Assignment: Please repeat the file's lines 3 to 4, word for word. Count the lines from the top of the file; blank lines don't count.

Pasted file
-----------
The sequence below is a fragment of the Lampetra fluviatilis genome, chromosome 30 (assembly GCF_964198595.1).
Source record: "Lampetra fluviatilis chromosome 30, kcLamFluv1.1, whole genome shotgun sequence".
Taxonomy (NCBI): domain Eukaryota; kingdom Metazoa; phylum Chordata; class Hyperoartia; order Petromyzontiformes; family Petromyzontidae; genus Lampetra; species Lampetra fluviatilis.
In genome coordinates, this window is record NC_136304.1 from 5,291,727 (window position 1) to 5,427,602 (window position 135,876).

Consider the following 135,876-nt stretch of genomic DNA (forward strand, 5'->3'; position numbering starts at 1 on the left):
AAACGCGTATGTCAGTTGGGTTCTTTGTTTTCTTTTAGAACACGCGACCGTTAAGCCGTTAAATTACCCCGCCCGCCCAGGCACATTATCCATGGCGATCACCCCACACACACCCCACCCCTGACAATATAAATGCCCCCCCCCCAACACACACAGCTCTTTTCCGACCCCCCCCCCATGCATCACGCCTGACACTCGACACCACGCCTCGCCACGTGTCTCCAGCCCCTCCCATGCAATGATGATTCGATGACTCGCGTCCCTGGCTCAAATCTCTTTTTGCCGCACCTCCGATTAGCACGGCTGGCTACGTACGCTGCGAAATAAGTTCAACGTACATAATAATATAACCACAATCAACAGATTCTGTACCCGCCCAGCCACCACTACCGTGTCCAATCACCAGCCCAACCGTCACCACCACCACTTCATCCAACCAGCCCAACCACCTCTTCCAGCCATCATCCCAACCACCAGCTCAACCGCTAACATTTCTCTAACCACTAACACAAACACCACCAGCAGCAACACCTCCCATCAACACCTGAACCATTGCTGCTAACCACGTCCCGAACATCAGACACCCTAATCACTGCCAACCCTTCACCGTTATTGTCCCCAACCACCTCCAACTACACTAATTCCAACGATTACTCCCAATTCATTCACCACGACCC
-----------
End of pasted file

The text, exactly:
Taxonomy (NCBI): domain Eukaryota; kingdom Metazoa; phylum Chordata; class Hyperoartia; order Petromyzontiformes; family Petromyzontidae; genus Lampetra; species Lampetra fluviatilis.
In genome coordinates, this window is record NC_136304.1 from 5,291,727 (window position 1) to 5,427,602 (window position 135,876).